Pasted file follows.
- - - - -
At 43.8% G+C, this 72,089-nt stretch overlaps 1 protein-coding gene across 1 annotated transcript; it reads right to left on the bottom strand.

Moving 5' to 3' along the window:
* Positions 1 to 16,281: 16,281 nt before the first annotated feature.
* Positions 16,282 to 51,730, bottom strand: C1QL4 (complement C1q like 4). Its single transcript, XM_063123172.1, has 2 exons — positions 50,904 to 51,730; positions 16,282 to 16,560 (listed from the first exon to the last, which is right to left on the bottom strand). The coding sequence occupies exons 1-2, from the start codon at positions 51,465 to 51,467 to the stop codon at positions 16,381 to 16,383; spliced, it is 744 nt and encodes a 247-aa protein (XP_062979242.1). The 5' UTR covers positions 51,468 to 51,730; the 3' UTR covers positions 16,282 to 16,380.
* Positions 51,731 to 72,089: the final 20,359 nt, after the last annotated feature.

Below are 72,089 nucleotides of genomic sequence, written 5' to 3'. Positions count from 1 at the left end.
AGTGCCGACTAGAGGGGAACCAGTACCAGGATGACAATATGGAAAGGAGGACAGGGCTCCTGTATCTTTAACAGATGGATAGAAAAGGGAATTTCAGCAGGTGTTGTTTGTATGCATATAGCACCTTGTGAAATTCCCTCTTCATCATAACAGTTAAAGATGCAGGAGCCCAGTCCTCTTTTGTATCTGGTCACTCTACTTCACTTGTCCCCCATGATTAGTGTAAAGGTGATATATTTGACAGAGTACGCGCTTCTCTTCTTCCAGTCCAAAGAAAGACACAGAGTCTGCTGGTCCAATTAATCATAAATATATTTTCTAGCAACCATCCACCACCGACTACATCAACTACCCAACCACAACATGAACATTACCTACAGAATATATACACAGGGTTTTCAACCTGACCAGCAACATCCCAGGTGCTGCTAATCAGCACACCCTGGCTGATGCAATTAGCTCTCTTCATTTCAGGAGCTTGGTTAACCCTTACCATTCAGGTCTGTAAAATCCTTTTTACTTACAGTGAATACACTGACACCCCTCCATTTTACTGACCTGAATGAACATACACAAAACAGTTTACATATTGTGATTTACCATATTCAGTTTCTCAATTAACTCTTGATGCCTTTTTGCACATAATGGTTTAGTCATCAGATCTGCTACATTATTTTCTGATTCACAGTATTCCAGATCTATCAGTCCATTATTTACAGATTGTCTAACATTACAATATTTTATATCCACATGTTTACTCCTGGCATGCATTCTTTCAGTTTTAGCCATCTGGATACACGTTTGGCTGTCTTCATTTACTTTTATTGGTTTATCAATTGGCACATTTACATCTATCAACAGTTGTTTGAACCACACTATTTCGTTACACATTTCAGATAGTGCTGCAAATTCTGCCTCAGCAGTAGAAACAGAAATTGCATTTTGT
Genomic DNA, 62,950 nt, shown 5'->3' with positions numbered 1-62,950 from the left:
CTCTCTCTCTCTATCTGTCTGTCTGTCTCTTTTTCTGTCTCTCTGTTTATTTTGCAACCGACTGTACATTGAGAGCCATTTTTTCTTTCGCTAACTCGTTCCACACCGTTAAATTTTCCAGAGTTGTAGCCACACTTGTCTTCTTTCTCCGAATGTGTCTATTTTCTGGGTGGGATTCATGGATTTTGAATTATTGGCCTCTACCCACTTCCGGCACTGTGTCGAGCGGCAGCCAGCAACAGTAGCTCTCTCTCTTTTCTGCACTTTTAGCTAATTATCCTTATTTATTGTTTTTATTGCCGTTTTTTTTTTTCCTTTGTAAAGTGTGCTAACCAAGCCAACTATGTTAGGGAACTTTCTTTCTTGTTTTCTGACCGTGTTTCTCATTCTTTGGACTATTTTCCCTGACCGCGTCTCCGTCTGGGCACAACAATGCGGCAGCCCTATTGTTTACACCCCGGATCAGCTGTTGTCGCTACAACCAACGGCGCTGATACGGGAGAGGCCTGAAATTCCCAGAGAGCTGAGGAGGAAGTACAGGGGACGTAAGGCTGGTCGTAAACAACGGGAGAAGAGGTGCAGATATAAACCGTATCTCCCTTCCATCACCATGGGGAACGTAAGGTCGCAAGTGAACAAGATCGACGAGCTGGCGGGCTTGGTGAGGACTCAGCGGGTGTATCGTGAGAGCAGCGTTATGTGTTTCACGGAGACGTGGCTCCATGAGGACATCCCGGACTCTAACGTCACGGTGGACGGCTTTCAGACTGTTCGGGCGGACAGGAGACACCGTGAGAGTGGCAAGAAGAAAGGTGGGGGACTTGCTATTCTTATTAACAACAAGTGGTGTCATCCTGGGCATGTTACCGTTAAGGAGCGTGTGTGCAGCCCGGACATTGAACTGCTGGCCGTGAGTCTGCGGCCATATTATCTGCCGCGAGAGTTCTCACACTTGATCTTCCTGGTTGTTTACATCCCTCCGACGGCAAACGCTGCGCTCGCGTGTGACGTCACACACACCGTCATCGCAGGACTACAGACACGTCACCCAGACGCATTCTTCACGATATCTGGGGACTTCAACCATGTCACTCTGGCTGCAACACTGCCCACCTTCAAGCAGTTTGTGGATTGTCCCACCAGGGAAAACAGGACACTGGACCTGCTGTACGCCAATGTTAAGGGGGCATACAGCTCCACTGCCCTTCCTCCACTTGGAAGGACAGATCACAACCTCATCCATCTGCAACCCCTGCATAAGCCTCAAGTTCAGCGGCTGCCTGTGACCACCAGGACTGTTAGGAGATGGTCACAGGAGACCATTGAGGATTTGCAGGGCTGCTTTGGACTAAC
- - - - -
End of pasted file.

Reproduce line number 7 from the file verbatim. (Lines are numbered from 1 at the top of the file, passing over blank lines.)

AGTGCCGACTAGAGGGGAACCAGTACCAGGATGACAATATGGAAAGGAGGACAGGGCTCCTGTATCTTTAACAGATGGATAGAAAAGGGAATTTCAGCAGGTGTTGTTTGTATGCATATAGCACCTTGTGAAATTCCCTCTTCATCATAACAGTTAAAGATGCAGGAGCCCAGTCCTCTTTTGTATCTGGTCACTCTACTTCACTTGTCCCCCATGATTAGTGTAAAGGTGATATATTTGACAGAGTACGCGCTTCTCTTCTTCCAGTCCAAAGAAAGACACAGAGTCTGCTGGTCCAATTAATCATAAATATATTTTCTAGCAACCATCCACCACCGACTACATCAACTACCCAACCACAACATGAACATTACCTACAGAATATATACACAGGGTTTTCAACCTGACCAGCAACATCCCAGGTGCTGCTAATCAGCACACCCTGGCTGATGCAATTAGCTCTCTTCATTTCAGGAGCTTGGTTAACCCTTACCATTCAGGTCTGTAAAATCCTTTTTACTTACAGTGAATACACTGACACCCCTCCATTTTACTGACCTGAATGAACATACACAAAACAGTTTACATATTGTGATTTACCATATTCAGTTTCTCAATTAACTCTTGATGCCTTTTTGCACATAATGGTTTAGTCATCAGATCTGCTACATTATTTTCTGATTCACAGTATTCCAGATCTATCAGTCCATTATTTACAGATTGTCTAACATTACAATATTTTATATCCACATGTTTACTCCTGGCATGCATTCTTTCAGTTTTAGCCATCTGGATACACGTTTGGCTGTCTTCATTTACTTTTATTGGTTTATCAATTGGCACATTTACATCTATCAACAGTTGTTTGAACCACACTATTTCGTTACACATTTCAGATAGTGCTGCAAATTCTGCCTCAGCAGTAGAAACAGAAATTGCATTTTGT